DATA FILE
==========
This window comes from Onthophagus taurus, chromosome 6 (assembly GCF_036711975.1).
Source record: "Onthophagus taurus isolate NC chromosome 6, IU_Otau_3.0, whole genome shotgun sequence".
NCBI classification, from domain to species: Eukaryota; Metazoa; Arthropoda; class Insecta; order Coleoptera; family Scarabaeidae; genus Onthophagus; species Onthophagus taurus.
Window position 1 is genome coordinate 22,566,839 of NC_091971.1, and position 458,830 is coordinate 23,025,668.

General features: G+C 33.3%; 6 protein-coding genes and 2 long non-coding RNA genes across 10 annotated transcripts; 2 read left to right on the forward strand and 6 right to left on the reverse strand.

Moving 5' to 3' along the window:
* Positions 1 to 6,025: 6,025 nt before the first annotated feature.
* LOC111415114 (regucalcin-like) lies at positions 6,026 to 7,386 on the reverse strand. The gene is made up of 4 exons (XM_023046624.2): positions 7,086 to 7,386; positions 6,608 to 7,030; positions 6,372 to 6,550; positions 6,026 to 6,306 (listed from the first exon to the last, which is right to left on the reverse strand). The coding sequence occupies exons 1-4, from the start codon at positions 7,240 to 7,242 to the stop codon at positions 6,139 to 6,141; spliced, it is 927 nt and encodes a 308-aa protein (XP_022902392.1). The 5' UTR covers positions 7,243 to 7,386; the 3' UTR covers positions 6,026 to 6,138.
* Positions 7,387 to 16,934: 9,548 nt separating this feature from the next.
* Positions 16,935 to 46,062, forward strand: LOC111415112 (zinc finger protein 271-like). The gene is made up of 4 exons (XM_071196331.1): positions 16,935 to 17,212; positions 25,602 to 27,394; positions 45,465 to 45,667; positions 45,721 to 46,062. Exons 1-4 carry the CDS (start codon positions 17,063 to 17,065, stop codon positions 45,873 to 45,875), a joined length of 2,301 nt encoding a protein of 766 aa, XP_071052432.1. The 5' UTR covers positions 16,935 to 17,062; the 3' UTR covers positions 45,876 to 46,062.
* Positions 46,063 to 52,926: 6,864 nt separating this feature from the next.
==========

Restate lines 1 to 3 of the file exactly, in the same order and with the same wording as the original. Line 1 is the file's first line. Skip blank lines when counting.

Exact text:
This window comes from Onthophagus taurus, chromosome 6 (assembly GCF_036711975.1).
Source record: "Onthophagus taurus isolate NC chromosome 6, IU_Otau_3.0, whole genome shotgun sequence".
NCBI classification, from domain to species: Eukaryota; Metazoa; Arthropoda; class Insecta; order Coleoptera; family Scarabaeidae; genus Onthophagus; species Onthophagus taurus.